This tutorial will guide you step by step through the creation and customization of an Advanced Installer Architect project that produces an App-V or App-V 5 package types.
Let's suppose you want to create a package for a text editor you have created. For this purpose, we will use Microsoft's Notepad. This editor has some characteristics:
- For the editor to function properly, some registry keys must be present on the target system.
- It has a specific file type associated, called EDI.
- 1. Create project
- 2. Enter Product Details
- 3. Add files and folders to your project
- 4. Add registry keys and values to your package
- 5. Create new file extensions and make file associations
- 6. Create an App-V build
- 7. Build and Install
Start Advanced Installer by selecting it from the “Start” menu. Launching Advanced Installer automatically starts a new installation project. Choose “Installer” > “Architect” as the project type.
A good idea is to save and name the project at this point. Use the “Save” menu item under the “File” menu or the Ctrl+S keyboard shortcut and let's name it appv.aip.
Please note that these details are completely fictive.
The next step is to add the files and/or folders that compose your application to the project. You will need an EDI file to test the editor's file associations. Since it is a custom type of file, you will have to create it. Use any text editor to create a "foo.txt". Then rename it "foo.edi".
Select “Files and Folders” from the “Resources” menu on the left pane.
Click on thetoolbar button and select your application's files. For this example choose Notepad.exe from your Windows directory. Repeat this step to include the Foo.edi file you have created. This way you can add as many files as you want.
Once the files are added, their name will appear in the right-side pane. Now let's make a shortcut to the Notepad.exe file you just added. Right click on this file and choose “New Shortcut...”. In the newly appeared dialog, choose a name for your shortcut and a location - like in the following screen-shot. Press the OK button and the shortcut will appear listed in the application shortcut folder.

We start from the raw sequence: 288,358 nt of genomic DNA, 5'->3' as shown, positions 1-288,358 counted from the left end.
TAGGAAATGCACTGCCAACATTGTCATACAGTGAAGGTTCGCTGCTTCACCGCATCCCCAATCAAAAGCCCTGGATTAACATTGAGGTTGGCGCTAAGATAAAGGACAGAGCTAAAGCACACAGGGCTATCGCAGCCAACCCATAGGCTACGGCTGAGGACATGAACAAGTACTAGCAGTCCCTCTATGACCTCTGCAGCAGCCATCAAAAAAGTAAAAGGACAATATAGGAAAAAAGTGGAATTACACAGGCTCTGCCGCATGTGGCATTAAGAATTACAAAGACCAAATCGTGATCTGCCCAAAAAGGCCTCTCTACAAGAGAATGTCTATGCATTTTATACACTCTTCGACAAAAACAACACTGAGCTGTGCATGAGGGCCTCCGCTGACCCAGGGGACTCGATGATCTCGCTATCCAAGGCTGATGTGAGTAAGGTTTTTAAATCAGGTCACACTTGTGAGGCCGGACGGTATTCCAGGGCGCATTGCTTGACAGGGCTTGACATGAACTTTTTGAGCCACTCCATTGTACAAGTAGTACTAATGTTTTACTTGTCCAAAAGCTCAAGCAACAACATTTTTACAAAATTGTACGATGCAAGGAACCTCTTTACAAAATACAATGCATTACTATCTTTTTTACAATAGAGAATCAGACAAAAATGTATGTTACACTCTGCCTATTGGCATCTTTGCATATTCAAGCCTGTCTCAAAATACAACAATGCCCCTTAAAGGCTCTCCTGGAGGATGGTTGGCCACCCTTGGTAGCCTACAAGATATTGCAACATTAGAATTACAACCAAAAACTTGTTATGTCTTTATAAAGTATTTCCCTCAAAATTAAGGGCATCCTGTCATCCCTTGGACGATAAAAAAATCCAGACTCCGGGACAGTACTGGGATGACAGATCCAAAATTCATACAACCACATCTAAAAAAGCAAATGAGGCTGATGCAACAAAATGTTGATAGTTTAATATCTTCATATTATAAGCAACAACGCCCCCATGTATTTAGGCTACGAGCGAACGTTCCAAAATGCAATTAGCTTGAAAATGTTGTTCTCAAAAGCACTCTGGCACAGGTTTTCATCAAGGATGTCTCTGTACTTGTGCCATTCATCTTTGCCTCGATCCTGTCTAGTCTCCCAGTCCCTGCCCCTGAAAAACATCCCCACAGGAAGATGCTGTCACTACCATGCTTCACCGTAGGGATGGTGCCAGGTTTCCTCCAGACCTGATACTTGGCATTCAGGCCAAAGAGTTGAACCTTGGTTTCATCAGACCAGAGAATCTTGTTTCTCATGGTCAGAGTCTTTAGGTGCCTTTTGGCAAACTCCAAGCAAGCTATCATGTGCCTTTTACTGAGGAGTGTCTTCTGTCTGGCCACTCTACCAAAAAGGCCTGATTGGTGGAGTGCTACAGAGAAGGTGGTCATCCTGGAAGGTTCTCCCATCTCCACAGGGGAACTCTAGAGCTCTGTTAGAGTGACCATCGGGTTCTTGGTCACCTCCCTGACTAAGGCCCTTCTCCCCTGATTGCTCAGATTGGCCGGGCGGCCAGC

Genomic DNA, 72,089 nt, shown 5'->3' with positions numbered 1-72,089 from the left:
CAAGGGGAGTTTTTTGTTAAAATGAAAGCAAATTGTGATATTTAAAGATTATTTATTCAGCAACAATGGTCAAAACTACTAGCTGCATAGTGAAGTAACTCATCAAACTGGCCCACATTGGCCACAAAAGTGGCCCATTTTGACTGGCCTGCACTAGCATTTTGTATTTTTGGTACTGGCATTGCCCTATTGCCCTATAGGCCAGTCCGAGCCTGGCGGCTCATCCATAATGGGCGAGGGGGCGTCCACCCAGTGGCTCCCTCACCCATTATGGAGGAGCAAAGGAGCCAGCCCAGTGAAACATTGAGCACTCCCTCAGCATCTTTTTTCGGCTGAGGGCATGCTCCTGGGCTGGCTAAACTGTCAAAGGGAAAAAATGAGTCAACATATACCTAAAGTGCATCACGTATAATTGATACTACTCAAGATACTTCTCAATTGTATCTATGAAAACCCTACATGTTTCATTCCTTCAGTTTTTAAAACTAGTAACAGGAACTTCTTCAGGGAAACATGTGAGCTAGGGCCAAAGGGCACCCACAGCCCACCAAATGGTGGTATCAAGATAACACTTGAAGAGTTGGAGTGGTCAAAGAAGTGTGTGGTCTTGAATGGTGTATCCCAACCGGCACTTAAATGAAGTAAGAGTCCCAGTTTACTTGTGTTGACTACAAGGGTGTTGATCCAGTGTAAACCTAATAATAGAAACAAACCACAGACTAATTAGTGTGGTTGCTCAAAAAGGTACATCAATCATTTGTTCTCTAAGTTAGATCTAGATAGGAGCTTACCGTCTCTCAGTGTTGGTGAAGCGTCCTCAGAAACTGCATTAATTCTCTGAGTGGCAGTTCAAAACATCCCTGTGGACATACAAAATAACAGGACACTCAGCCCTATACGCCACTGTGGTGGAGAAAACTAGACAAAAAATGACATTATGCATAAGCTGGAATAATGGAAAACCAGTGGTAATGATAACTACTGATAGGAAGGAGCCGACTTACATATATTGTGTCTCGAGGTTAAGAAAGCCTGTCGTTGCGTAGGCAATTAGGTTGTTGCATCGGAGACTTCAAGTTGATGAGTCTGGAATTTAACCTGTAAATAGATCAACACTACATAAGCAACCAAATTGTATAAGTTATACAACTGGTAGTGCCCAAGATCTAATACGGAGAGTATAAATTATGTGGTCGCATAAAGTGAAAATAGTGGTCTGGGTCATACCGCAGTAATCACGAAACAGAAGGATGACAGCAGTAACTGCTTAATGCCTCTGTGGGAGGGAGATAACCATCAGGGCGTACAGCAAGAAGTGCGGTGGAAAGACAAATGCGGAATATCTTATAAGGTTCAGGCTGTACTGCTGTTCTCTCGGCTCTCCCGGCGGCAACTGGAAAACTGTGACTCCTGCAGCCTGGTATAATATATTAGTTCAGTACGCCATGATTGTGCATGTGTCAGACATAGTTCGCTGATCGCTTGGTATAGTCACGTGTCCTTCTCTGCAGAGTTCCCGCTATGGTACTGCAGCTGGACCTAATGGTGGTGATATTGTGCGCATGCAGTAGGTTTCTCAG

For more information please see the Files and Folders page.
Let's suppose your application needs two registry entries. These are located in the "Software\[Manufacturer]\[ProductName]\Settings" key.
- One registry value is named "AppPath" and stores the path where your application is installed.
- The other one is named "AppSettings" and contains a value that shows your application's current settings. On install, it has the value "0x36".
Select the “Registry” page.
In the tree, select the "Software\[Manufacturer]\[ProductName]" key.
Click on thetoolbar button to create a key. Edit the key name to "Settings".
Add a value for it using thetoolbar button.
In the "Name" text field enter the name of your first key: "AppPath". Use the Formatted Type text field, the value that it contains will be expanded at install time into the full path to your application's location.button and select "Application Folder". Since "Data" is a
Use the same steps to create the "AppSettings" value. This time just type in the "Data" field the text "0x36" and select the "Binary" type.
Once the registry keys and values are added, you can see them in the view's right-side pane.
For more information please see the Registry page.
Your application uses files with a particular extension (in our example that is "edi"). You may want to associate that type of files to be opened or edited with your application. Advanced Installer helps you do this in a very simple way.
Choose “File Association” from the “Project Details” options group.
Use thetoolbar button to create a new extension: "edi". In the appropriate field in the right-side pane, enter a description for this extension. You may choose an icon to be displayed for all the files with the extension you created.
For every extension contained in your application, you need to add at least one verb. The name of the verb will be seen in the context menu that appears when you right click on a file of "edi" type in Windows Explorer. For this example, you should leave the default settings. The effect is when you double click a file or you choose the "Open" action from a context menu of an "edi" file, the application is automatically launched with the command line argument specifying the absolute path of the chosen file.
You can add as many verbs as you want for an extension.
For more information please see the File Associations page.
Now that you have added resources to your project, it is time to configure your project to create an App-V package containing these resources.
Choose “Media ” from the “Deployment” options group.
Use thetoolbar button to create a new build of type App-V. For this tutorial you can leave the default values.
Starting with Advanced Installer 10 you can also create a new.
You are now ready to test your program. Right-click the AppV build in left tree and selectfrom context menu. This will only build the AppV package and not the MSI for normal install.
Now open the build's output folder. You will see the following files: One .sprj file, one .sft file, one.osd file, one .xml file and one .msi file. Copy the .msi file on a system that has App-V Client installed and run it. This will install the files of App-V package on that system, register the App-V application with the App-V client and make it ready to run in virtual mode. After the MSI has finished a shortcut to NOTEPAD.EXE will appear on desktop. Double-click this shortcut in order to launch the virtual NOTEPAD.EXE. For testing file associations, create a file with .edi extension and double-click it. It should be opened with NOTEPAD.EXE from the App-V package.
This concludes our tutorial.